Tuesday, September 9, 2014

Fast-food protesters who blocked Spring Street get $200 fines

Workers demanded $15-an-hour wage, received tickets for disorderly conduct

Posted by Paul Bowers on Tue, Sep 9, 2014 at 11:35 AM

Protesters spread across Spring Street last Thursday afternoon, blocking traffic for about an hour. Today 10 of the protesters had their day in court. - PAUL BOWERS
  • Paul Bowers
  • Protesters spread across Spring Street last Thursday afternoon, blocking traffic for about an hour. Today 10 of the protesters had their day in court.

Ten of the 19 fast-food workers who blocked traffic on the Crosstown for an hour last Thursday in an act of civil disobedience received $200 fines in a Charleston municipal courtroom this morning. The remaining nine workers will face a judge on Friday.

All 10 of the defendants in court this morning pleaded guilty to public disorderly conduct. Judge Alesia Rico Flores ordered each of them to pay a $200 fine or spend 10 days in jail. Some of the workers indicated that an outside group was going to pay their fines. Cameron Blazer, an attorney at Savage Law Firm who represented the fast-food workers in court, declined to comment on who was picking up the $2,000 cost.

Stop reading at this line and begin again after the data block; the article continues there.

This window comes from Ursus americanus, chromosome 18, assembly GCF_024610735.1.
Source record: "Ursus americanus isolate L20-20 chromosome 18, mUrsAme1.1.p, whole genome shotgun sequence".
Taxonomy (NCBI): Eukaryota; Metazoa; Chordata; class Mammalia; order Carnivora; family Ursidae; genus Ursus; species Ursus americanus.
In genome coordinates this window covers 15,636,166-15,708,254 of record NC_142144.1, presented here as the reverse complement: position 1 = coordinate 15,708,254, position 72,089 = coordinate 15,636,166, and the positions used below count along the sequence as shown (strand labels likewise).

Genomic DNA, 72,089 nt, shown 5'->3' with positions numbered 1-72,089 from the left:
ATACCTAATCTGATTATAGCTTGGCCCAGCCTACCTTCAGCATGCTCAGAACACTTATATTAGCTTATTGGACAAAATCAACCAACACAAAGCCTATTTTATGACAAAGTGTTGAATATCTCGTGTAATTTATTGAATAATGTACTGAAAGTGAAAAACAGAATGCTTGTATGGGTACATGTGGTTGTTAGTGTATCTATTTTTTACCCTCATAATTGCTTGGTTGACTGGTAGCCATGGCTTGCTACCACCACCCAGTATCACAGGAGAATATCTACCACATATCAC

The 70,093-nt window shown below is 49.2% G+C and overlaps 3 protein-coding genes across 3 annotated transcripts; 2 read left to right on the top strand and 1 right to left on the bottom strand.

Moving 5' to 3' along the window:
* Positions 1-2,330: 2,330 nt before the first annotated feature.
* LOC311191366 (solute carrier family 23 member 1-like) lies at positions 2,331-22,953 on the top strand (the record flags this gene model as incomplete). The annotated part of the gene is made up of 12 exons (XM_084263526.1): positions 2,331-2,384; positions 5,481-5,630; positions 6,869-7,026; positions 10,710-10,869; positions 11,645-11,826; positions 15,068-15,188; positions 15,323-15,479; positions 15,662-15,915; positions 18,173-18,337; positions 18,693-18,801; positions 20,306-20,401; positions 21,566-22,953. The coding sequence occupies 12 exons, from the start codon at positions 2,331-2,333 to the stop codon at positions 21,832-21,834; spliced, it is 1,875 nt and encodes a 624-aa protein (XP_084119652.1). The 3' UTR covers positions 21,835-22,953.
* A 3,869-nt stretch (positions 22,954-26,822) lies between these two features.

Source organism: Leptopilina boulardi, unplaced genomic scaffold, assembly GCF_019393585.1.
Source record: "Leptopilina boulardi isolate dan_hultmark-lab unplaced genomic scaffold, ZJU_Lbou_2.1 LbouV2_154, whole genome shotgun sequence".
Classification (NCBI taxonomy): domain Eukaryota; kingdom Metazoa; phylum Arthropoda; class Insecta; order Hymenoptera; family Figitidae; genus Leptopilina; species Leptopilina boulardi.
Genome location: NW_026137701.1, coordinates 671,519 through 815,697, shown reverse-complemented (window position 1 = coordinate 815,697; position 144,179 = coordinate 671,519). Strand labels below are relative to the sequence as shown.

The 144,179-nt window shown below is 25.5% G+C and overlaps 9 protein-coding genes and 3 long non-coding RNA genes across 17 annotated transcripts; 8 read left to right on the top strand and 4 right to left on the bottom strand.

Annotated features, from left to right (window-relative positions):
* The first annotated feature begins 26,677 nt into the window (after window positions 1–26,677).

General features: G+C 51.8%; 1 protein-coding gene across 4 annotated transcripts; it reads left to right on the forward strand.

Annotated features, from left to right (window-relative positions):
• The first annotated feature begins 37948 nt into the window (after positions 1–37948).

Blazer said her firm took the case because it was "interested in the rights of all people."

"I realize they're in a place that's not particularly hospitable to what they're asking, so they're that much braver for doing it," Blazer said.

The workers, who are seeking $15-an-hour wages, stood (and eventually sat down) near a McDonald's on Spring Street last Thursday afternoon, forcing police to re-route traffic a block ahead and causing massive delays on the Crosstown. Unlike in other cities where similar protests took place, no one was taken to jail. But 19 workers were ticketed and released for public disorderly conduct, and they faced maximum penalties of $262 or 30 days in jail if found guilty. According to Blazer, since the defendants were not booked in jail, the incident will not appear on the National Crime Information Center (NCIC) database, which is used for standard SLED background checks.

Erica Cokley, an employee at a Taco Bell on Dorchester Road, said she thought the protest opened some people's eyes, even if it didn't have an immediate impact.

"I've seen the pros and cons as far as the ones who want the $15 and the ones who think we're idiots for coming out and asking," Cokley said.

None of the fast-food workers present in court said that they had lost their jobs due to the protest.

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